Monday, 15 March 2010

Mary, Mary, quite contrary / How does a poem grow?

I just finished re-editing my poem The Journey. I am still not completely happy with it, but I suppose I will have time to change it later on.

Did I tell you someone wrote a short piece on my stuffed animal Macaroni? We had to describe something which mattered a lot to us, and the only thing that came to mind was my duck, sitting on my bed and waiting for me to come back home, his beady eyes, slightly scuffed from years of love, staring at the door handle. We then traded slips of paper, and she--I forget her name--wrote the following:

In the grey drip of dreary weather
He acts like a thermal blanket which wraps around
My lungs, my heart, my whole being.

Shielding me from the terrors, the dullness, the nothing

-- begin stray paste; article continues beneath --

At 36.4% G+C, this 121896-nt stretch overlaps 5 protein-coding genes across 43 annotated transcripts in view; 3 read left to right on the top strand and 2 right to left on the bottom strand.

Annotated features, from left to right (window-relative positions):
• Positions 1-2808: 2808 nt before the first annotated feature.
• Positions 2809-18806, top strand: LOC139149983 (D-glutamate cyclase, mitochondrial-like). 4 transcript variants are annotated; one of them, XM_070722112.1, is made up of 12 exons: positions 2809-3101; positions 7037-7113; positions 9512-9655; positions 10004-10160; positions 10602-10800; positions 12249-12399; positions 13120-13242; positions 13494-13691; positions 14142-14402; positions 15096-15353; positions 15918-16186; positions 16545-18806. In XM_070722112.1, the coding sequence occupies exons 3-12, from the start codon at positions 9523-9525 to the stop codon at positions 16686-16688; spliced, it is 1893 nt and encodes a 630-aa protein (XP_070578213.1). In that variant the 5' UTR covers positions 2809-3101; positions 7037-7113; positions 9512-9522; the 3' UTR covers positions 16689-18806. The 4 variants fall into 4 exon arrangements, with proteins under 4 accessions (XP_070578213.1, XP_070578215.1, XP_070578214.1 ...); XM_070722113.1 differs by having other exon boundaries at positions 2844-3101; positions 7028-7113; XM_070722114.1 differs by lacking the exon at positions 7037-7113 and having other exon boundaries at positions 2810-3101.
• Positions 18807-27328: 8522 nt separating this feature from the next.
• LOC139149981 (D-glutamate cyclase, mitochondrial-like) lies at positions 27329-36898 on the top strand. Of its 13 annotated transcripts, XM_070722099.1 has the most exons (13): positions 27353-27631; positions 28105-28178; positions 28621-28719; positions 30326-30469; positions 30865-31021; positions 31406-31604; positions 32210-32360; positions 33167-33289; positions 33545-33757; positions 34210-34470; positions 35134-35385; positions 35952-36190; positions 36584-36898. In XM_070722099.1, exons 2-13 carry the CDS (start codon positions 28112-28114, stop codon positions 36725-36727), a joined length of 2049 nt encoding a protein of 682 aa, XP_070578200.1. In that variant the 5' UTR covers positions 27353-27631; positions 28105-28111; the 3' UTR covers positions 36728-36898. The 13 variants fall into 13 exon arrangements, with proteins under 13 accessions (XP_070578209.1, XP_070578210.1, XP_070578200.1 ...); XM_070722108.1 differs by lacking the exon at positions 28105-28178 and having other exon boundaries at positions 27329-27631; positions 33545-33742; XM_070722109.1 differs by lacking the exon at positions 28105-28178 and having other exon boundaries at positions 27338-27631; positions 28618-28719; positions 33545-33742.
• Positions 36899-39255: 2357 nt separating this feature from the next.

the horrid world outside
I realize I am alone, apart from him
and he is a toy, inanimate, yet somehow living
Secretly and solely to me.

His life emanates from memories, trapped inside him
he is a well-traveled duck
faded from journeys to Sweden and Singapore,
the confident, busy style of life I used to lead

One where I never expected I'd be
Sitting alone in this room

Pretty spot on, wouldn't you say? Well, you would say so if you'd ever seen Macaroni. I also went over three other poems, The Rack, The Dirk, and Iscariot. I never plan to write poetry, but most of all, I do not plan the subject matter. It always turns into something strange and slightly creepy. Can't help it if my deepest thoughts are cold and calculating.

Rise, Tyro! and receive my golden rays, my fiery hues,
my red seal upon your breast, pressed deep into
your nature, binding you and casting you into my copper
Son , my full-forged prentice singing, singing praises to the
dawn, your hammer ringing, ringing in the early

Don't ask.

Unapologetically Yours,
Bodo of Dobo Isle

Now I must finish my paper.

1 comment:

Jana Tan said...

Can I meet your stuffed animal? Wonderful poem :-)